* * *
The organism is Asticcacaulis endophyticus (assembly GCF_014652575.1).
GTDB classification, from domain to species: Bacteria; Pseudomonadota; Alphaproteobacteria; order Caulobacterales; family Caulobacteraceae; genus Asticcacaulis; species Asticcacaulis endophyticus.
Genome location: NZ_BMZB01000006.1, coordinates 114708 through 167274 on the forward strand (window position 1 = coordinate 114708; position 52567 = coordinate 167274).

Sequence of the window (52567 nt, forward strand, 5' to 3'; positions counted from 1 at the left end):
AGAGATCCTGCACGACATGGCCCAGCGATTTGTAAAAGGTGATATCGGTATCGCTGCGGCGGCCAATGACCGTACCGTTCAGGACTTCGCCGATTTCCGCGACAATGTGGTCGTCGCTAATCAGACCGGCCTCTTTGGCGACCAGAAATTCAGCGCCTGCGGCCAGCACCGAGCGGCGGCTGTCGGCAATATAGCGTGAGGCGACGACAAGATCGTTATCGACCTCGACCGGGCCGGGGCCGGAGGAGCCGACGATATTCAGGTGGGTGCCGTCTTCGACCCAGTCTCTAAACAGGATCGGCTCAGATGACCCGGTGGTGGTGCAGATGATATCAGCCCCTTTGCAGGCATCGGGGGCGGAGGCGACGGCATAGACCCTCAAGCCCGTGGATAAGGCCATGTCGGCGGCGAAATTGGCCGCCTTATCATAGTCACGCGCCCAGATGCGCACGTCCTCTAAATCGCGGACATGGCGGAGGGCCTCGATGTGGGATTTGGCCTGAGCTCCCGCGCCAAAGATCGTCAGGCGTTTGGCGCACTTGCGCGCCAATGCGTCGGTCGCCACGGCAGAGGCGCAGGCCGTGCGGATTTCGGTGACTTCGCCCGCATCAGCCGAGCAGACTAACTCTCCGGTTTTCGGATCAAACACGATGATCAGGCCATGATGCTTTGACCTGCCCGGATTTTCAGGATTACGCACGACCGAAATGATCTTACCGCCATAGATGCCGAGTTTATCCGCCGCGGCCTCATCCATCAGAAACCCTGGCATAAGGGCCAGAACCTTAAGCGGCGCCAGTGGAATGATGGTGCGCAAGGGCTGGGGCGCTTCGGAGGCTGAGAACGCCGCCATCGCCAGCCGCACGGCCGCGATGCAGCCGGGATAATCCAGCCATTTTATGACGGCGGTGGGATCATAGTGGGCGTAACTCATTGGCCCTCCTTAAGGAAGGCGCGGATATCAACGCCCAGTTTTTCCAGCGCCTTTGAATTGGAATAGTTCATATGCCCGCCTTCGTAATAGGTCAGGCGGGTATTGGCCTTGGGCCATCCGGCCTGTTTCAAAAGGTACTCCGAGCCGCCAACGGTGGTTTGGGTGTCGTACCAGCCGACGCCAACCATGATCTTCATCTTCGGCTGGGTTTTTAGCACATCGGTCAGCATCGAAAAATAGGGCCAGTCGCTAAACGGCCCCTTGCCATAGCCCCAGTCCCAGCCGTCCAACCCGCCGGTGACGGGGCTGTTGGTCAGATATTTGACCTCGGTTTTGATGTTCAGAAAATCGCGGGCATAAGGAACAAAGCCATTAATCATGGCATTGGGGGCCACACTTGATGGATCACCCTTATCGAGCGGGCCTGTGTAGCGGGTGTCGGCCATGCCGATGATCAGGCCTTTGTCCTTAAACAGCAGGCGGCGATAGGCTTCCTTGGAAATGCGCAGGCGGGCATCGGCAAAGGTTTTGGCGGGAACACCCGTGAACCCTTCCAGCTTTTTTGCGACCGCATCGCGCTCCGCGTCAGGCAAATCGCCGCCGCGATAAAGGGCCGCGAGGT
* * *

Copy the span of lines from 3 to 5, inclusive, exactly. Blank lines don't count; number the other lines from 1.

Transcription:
Genome location: NZ_BMZB01000006.1, coordinates 114708 through 167274 on the forward strand (window position 1 = coordinate 114708; position 52567 = coordinate 167274).

Sequence of the window (52567 nt, forward strand, 5' to 3'; positions counted from 1 at the left end):
AGAGATCCTGCACGACATGGCCCAGCGATTTGTAAAAGGTGATATCGGTATCGCTGCGGCGGCCAATGACCGTACCGTTCAGGACTTCGCCGATTTCCGCGACAATGTGGTCGTCGCTAATCAGACCGGCCTCTTTGGCGACCAGAAATTCAGCGCCTGCGGCCAGCACCGAGCGGCGGCTGTCGGCAATATAGCGTGAGGCGACGACAAGATCGTTATCGACCTCGACCGGGCCGGGGCCGGAGGAGCCGACGATATTCAGGTGGGTGCCGTCTTCGACCCAGTCTCTAAACAGGATCGGCTCAGATGACCCGGTGGTGGTGCAGATGATATCAGCCCCTTTGCAGGCATCGGGGGCGGAGGCGACGGCATAGACCCTCAAGCCCGTGGATAAGGCCATGTCGGCGGCGAAATTGGCCGCCTTATCATAGTCACGCGCCCAGATGCGCACGTCCTCTAAATCGCGGACATGGCGGAGGGCCTCGATGTGGGATTTGGCCTGAGCTCCCGCGCCAAAGATCGTCAGGCGTTTGGCGCACTTGCGCGCCAATGCGTCGGTCGCCACGGCAGAGGCGCAGGCCGTGCGGATTTCGGTGACTTCGCCCGCATCAGCCGAGCAGACTAACTCTCCGGTTTTCGGATCAAACACGATGATCAGGCCATGATGCTTTGACCTGCCCGGATTTTCAGGATTACGCACGACCGAAATGATCTTACCGCCATAGATGCCGAGTTTATCCGCCGCGGCCTCATCCATCAGAAACCCTGGCATAAGGGCCAGAACCTTAAGCGGCGCCAGTGGAATGATGGTGCGCAAGGGCTGGGGCGCTTCGGAGGCTGAGAACGCCGCCATCGCCAGCCGCACGGCCGCGATGCAGCCGGGATAATCCAGCCATTTTATGACGGCGGTGGGATCATAGTGGGCGTAACTCATTGGCCCTCCTTAAGGAAGGCGCGGATATCAACGCCCAGTTTTTCCAGCGCCTTTGAATTGGAATAGTTCATATGCCCGCCTTCGTAATAGGTCAGGCGGGTATTGGCCTTGGGCCATCCGGCCTGTTTCAAAAGGTACTCCGAGCCGCCAACGGTGGTTTGGGTGTCGTACCAGCCGACGCCAACCATGATCTTCATCTTCGGCTGGGTTTTTAGCACATCGGTCAGCATCGAAAAATAGGGCCAGTCGCTAAACGGCCCCTTGCCATAGCCCCAGTCCCAGCCGTCCAACCCGCCGGTGACGGGGCTGTTGGTCAGATATTTGACCTCGGTTTTGATGTTCAGAAAATCGCGGGCATAAGGAACAAAGCCATTAATCATGGCATTGGGGGCCACACTTGATGGATCACCCTTATCGAGCGGGCCTGTGTAGCGGGTGTCGGCCATGCCGATGATCAGGCCTTTGTCCTTAAACAGCAGGCGGCGATAGGCTTCCTTGGAAATGCGCAGGCGGGCATCGGCAAAGGTTTTGGCGGGAACACCCGTGAACCCTTCCAGCTTTTTTGCGACCGCATCGCGCTCCGCGTCAGGCAAATCGCCGCCGCGATAAAGGGCCGCGAGGT